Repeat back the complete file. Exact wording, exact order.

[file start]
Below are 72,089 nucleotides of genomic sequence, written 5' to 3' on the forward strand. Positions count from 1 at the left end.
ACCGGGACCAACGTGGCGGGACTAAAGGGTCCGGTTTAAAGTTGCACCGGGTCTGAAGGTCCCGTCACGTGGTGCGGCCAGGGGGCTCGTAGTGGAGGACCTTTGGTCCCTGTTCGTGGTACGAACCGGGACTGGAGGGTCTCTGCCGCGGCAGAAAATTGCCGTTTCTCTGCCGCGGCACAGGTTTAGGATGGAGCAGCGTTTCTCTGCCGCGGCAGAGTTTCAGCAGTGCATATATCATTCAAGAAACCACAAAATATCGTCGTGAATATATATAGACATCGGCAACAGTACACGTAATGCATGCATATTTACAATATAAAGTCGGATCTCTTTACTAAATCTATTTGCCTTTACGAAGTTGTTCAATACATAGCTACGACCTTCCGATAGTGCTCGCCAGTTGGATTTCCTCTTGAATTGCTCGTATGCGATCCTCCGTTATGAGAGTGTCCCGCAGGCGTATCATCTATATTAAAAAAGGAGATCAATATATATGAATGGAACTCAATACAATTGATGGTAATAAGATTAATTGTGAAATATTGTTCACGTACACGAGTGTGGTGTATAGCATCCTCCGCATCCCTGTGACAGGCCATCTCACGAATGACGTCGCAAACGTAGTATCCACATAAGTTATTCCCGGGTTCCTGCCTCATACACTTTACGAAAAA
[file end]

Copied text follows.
Below are 72,089 nucleotides of genomic sequence, written 5' to 3' on the forward strand. Positions count from 1 at the left end.
ACCGGGACCAACGTGGCGGGACTAAAGGGTCCGGTTTAAAGTTGCACCGGGTCTGAAGGTCCCGTCACGTGGTGCGGCCAGGGGGCTCGTAGTGGAGGACCTTTGGTCCCTGTTCGTGGTACGAACCGGGACTGGAGGGTCTCTGCCGCGGCAGAAAATTGCCGTTTCTCTGCCGCGGCACAGGTTTAGGATGGAGCAGCGTTTCTCTGCCGCGGCAGAGTTTCAGCAGTGCATATATCATTCAAGAAACCACAAAATATCGTCGTGAATATATATAGACATCGGCAACAGTACACGTAATGCATGCATATTTACAATATAAAGTCGGATCTCTTTACTAAATCTATTTGCCTTTACGAAGTTGTTCAATACATAGCTACGACCTTCCGATAGTGCTCGCCAGTTGGATTTCCTCTTGAATTGCTCGTATGCGATCCTCCGTTATGAGAGTGTCCCGCAGGCGTATCATCTATATTAAAAAAGGAGATCAATATATATGAATGGAACTCAATACAATTGATGGTAATAAGATTAATTGTGAAATATTGTTCACGTACACGAGTGTGGTGTATAGCATCCTCCGCATCCCTGTGACAGGCCATCTCACGAATGACGTCGCAAACGTAGTATCCACATAAGTTATTCCCGGGTTCCTGCCTCATACACTTTACGAAAAA